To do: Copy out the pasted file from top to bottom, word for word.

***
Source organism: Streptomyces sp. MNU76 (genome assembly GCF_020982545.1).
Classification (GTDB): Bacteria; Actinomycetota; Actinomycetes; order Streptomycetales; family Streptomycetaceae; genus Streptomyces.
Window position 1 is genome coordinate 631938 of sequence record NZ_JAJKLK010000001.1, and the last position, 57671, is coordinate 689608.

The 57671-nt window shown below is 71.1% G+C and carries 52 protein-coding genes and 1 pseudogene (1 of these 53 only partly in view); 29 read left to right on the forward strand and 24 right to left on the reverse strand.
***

Source organism: Streptomyces sp. MNU76 (genome assembly GCF_020982545.1).
Classification (GTDB): Bacteria; Actinomycetota; Actinomycetes; order Streptomycetales; family Streptomycetaceae; genus Streptomyces.
Window position 1 is genome coordinate 631938 of sequence record NZ_JAJKLK010000001.1, and the last position, 57671, is coordinate 689608.

The 57671-nt window shown below is 71.1% G+C and carries 52 protein-coding genes and 1 pseudogene (1 of these 53 only partly in view); 29 read left to right on the forward strand and 24 right to left on the reverse strand.